A phylogenetic study of Drosophila splicing assembly chaperone RNP-4F associated U4-U6-snRNA secondary structureReport as inadecuate




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The rnp-4f gene in Drosophila melanogaster encodes nuclear protein RNP-4F. This encoded protein is represented by homologs in other eukaryotic species, where it has been shown to function as an intron splicing assembly factor. Here, RNP-4F is believed to initially bind to a recognition sequence on U6-snRNA, serving as a chaperone to facilitate its association with U4-snRNA by intermolecular hydrogen bonding. RNA conformations are a key factor in spliceosome function, so that elucidation of changing secondary structures for interacting snRNAs is a subject of considerable interest and importance. Among the five snRNAs which participate in removal of spliceosomal introns, there is a growing consensus that U6-snRNA is the most structurally dynamic and may constitute the catalytic core. Previous studies by others have generated potential secondary structures for free U4-and U6-snRNAs, including the Y-shaped U4-U6-snRNA model. These models were based on study of RNAs from relatively few species, and the popular Y-shaped model remains to be systematically re-examined with reference to the many new sequences generated by recent genomic sequencing projects. We have utilized a comparative phylogenetic approach on 60 diverse eukaryotic species, which resulted in a revised and improved U4-U6-snRNA secondary structure. This general model is supported by observation of abundant compensatory base mutations in every stem, and incorporates more of the nucleotides into base-paired associations than in previous models, thus being more energetically stable. We have extensively sampled the eukaryotic phylogenetic tree to its deepest roots, but did not find genes potentially encoding either U4-or U6-snRNA in the Giardia and Trichomonas data-bases. Our results support the hypothesis that nuclear introns in these most deeply rooted eukaryotes may represent evolutionary intermediates, sharing characteristics of both group II and spliceosomal introns. An unexpected result of this study was discovery of a potential competitive binding site for Drosophila splicing assembly factor RNP-4Fto a5’-UTR regulatory region within its own pre-mRNA, which may play a role in negative feedback control.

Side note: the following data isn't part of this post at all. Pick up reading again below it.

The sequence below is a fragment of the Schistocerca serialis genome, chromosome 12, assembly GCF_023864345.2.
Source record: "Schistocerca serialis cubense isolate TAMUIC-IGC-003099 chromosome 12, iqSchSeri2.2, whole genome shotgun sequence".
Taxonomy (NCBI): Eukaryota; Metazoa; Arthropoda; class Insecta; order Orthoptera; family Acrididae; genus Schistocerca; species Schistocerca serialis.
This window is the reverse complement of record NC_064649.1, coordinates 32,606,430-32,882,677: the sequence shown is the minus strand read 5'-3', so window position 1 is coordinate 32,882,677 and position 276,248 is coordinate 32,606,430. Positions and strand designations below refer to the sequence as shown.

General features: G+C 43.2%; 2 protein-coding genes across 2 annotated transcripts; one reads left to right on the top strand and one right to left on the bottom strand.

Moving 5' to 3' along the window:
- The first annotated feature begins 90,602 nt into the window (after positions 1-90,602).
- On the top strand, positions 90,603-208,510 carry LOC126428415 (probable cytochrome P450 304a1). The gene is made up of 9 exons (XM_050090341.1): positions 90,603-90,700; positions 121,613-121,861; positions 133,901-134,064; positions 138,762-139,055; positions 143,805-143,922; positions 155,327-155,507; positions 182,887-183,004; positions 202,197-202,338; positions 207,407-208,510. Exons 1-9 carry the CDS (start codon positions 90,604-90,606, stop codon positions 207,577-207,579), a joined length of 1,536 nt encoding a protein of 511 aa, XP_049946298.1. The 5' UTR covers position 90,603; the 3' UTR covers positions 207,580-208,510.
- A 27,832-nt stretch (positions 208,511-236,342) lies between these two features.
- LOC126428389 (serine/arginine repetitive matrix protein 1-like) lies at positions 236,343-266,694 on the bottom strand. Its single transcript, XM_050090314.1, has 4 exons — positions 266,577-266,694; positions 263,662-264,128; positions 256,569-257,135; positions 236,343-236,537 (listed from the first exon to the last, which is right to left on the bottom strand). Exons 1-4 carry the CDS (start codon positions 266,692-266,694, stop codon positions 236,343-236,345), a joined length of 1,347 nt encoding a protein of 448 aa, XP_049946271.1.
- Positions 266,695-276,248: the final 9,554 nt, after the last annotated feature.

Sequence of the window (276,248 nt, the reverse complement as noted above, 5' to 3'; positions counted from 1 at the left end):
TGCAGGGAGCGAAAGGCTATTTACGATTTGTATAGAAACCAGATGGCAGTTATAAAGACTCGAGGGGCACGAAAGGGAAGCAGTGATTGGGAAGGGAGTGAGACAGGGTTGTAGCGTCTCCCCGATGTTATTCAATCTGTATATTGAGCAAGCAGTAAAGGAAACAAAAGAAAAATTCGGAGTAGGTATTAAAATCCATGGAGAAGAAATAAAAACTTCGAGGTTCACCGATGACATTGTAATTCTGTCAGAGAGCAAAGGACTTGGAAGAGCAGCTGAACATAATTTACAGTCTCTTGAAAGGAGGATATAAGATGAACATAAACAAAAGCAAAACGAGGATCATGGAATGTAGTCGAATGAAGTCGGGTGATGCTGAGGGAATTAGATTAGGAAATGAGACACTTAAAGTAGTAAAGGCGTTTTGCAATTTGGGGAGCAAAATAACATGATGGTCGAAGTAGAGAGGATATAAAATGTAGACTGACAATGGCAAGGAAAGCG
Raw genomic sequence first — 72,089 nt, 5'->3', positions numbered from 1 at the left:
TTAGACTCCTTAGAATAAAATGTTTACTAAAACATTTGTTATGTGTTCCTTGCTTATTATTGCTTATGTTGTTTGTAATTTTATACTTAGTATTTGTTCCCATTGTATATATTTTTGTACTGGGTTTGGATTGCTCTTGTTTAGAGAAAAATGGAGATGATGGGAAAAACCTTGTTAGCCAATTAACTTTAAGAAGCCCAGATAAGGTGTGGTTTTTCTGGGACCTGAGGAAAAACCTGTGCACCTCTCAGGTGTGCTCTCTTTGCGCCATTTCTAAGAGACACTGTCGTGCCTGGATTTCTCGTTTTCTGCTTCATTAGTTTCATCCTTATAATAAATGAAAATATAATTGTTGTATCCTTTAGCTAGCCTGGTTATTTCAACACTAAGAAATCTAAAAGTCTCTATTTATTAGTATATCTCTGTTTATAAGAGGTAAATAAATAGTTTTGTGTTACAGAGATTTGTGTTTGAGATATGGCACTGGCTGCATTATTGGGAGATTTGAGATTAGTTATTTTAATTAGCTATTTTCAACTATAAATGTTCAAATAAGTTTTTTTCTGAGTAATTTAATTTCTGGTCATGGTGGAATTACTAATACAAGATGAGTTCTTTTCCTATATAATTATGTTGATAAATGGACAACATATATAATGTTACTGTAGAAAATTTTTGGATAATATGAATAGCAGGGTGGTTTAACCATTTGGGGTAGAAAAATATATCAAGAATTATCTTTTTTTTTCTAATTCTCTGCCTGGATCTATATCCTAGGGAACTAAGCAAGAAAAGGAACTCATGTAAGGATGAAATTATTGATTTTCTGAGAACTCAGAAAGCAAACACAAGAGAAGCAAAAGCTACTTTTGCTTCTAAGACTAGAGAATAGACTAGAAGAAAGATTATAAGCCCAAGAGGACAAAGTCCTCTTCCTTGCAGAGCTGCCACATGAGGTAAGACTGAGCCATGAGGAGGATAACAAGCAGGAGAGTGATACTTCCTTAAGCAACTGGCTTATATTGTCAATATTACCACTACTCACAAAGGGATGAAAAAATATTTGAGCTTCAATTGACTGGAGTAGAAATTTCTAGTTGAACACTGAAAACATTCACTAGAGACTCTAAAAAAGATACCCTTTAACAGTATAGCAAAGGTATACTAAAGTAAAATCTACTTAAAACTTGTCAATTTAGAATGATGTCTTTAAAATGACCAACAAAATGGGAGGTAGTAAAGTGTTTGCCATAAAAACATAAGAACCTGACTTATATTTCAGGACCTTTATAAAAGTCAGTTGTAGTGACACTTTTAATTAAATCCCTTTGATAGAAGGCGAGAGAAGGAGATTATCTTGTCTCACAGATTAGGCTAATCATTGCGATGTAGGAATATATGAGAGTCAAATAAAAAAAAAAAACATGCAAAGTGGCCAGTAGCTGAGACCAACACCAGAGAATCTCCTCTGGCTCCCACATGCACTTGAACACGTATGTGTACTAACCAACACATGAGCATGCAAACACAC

KEYWORDS

RNP-4F; snRNA Secondary Structure; U4-U6-snRNA Phylogeny; Spliceosome Evolution

Cite this paper

Vaughn, J. , Ghosh, S. and Chen, J. 2013 A phylogenetic study of Drosophila splicing assembly chaperone RNP-4F associated U4-U6-snRNA secondary structure. Open Journal of Animal Sciences, 3, 36-48. doi: 10.4236-ojas.2013.34A2005.





Author: Jack C. Vaughn, Sushmita Ghosh, Jing Chen

Source: http://www.scirp.org/



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